AL001 and AL101 treat Alzheimer's and FTD by targeting the protein progranulin. Progranulin deficiency has been implicated in multiple NDDs, including not only Alzheimer's and FTD but also ALS, Parkinson's and others. Progranulin is a protein of the immune system that's essential for regulating inflammation.

Thus far, Alector has revealed some promising results from its clinical trials and is now moving forward with the next phases. With its third-quarter earnings report, the company said it had completed enrollment in its Phase 2 trial of AL002 in Alzheimer's in collaboration with AbbVie Inc. (NYSE: ABBV).

Alector also completed enrollment of FTD patients for its Phase 3 clinical trial of latozinemab in collaboration with GlaxoSmithKline plc (NYSE: GSK)

A Phase 2 trial of the drug revealed normalized levels of glial fibrillary acidic protein in FTD patients; typically, higher levels of this protein is associated with faster rates of brain atrophy in FTD.

Athira Pharma Inc.

Athira Pharma Inc. (NASDAQ: ATHA) is developing a platform to support the discovery of treatments for various neurological diseases and conditions, including multiple NDDs. The lead candidate in the company's pipeline is fosgonimeton, which is currently in clinical trials to treat Lewy body dementia (LBD), Parkinson's and Alzheimer's.

The drug candidate is currently in Phase 2 and 3 trials to treat Alzheimer's and in Phase 2 trials for Parkinson's disease, dementia and LBD. Athira is also developing ATH-1020 for neuropathic pain and NDDs and ATH-1105 to treat ALS.

Coya Therapeutics Inc.

Coya Therapeutics Inc. (NASDAQ: COYA) develops treatments that target regulatory T cells, or Tregs, to treat Alzheimer's and ALS. The company has linked dysfunctional Tregs with inflammation in the brain, implicated in multiple NDDs.

In an open-label study of COYA 301, an investigational low-dose interleukin-2 (IL-2) designed to reduce inflammation, COYA 301 increased Treg function while halting cognitive decline in Alzheimer's patients. The topline results from a randomized, double-blind, Phase 2 study with low-dose IL-2 should be released in summer 2024. A proof-of-concept, open-label study in ALS patients revealed that COYA 302 significantly improved Treg function.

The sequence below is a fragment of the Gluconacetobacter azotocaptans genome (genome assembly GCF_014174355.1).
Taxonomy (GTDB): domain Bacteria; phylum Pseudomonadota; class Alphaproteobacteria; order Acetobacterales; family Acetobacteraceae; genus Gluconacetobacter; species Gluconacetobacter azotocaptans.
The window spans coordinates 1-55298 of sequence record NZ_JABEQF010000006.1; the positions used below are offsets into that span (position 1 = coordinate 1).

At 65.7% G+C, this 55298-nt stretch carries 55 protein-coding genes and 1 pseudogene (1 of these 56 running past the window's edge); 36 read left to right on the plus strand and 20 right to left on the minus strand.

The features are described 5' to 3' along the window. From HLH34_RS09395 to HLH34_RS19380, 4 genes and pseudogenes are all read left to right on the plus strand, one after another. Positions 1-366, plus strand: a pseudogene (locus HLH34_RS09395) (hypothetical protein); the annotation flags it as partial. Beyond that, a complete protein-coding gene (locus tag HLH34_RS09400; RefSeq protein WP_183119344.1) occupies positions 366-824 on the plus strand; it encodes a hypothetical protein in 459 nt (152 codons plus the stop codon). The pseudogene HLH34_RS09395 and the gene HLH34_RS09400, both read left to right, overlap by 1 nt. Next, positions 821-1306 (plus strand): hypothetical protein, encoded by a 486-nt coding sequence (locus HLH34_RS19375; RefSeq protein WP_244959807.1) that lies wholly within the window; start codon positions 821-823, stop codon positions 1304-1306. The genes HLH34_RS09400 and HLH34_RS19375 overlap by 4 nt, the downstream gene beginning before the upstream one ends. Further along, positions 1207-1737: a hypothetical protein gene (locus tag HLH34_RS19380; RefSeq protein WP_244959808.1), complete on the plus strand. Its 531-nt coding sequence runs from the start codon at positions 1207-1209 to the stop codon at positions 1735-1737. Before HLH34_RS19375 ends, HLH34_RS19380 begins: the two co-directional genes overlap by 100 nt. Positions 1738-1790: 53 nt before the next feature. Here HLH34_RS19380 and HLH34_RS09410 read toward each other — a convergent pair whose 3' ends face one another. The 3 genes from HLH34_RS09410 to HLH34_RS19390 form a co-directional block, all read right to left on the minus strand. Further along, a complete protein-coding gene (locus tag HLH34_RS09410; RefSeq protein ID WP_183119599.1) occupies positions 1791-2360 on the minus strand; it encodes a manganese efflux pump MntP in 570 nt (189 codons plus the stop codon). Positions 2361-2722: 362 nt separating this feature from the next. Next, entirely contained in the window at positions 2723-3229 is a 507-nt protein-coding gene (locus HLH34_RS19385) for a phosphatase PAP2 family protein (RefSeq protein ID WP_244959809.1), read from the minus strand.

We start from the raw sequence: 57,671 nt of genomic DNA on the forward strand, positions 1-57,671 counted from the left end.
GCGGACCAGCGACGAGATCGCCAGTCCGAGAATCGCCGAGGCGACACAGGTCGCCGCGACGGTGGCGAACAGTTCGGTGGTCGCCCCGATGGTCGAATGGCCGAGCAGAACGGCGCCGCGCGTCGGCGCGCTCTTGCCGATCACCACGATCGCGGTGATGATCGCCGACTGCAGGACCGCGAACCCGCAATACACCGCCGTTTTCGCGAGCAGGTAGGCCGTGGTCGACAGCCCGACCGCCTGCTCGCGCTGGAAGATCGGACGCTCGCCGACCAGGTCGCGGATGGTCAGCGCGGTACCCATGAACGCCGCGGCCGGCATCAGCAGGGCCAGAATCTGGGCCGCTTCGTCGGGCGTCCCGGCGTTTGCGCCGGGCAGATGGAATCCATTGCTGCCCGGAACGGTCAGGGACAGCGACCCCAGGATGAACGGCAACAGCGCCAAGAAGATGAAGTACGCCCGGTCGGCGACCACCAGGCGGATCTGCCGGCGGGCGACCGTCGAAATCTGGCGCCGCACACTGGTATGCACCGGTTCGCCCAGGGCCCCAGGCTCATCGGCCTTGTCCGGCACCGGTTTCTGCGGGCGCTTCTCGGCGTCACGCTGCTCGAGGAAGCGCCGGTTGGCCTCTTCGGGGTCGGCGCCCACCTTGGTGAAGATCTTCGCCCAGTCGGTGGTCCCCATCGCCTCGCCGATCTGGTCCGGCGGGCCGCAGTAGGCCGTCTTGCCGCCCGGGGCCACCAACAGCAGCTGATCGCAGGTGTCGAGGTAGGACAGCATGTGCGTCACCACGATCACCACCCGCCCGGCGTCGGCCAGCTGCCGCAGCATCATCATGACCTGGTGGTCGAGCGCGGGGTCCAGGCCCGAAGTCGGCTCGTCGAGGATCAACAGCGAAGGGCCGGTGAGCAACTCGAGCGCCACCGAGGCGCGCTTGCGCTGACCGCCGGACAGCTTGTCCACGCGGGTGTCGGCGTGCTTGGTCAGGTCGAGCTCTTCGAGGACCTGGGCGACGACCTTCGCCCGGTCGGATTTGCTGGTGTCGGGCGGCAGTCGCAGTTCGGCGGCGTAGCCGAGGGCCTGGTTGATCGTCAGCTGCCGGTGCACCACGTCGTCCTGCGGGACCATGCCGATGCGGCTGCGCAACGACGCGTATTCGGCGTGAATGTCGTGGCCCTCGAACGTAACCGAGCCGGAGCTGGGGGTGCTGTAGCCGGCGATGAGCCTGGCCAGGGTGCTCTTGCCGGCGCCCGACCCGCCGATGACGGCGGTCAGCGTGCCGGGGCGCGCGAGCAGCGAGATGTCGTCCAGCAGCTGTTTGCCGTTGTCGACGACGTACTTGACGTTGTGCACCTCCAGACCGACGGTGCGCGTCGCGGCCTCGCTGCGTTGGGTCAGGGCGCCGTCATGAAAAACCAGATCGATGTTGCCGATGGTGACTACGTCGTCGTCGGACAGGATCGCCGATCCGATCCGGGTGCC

COYA 302 combines COYA 301 with a proprietary formulation of abatacept, a drug sold under the brand name Orencia to treat rheumatoid arthritis and other autoimmune diseases. Over 48 weeks, the COYA 302 study found no decline or minimal decline in ALS symptoms, as measured on one scale commonly used to measure the severity of ALS symptoms. The company plans a randomized, double-blind, Phase 2 trial in the first half of 2024.

Investing in biotechs targeting NDDs

Recently, many biotech stocks have soared following promising results from clinical trials. Unfortunately, the sector can sometimes be extremely volatile, requiring investors to invest carefully. 

However, what's interesting about investing in biotech companies is that they allow investors to support the battle against the specific neurodegenerative disease(s) they want to help fight. After all, most investors know at least one person who suffers or has suffered from one of these devastating illnesses.

With some due diligence and close attention to individual stocks in the biotech sector, investors may be able to uncover companies that are not only long-term winners but can also help treat the illnesses they are most concerned about. 

Ari Zoldan is CEO of Quantum Media Group LLC, and Coya Therapeutics is a client of Quantum Media Group.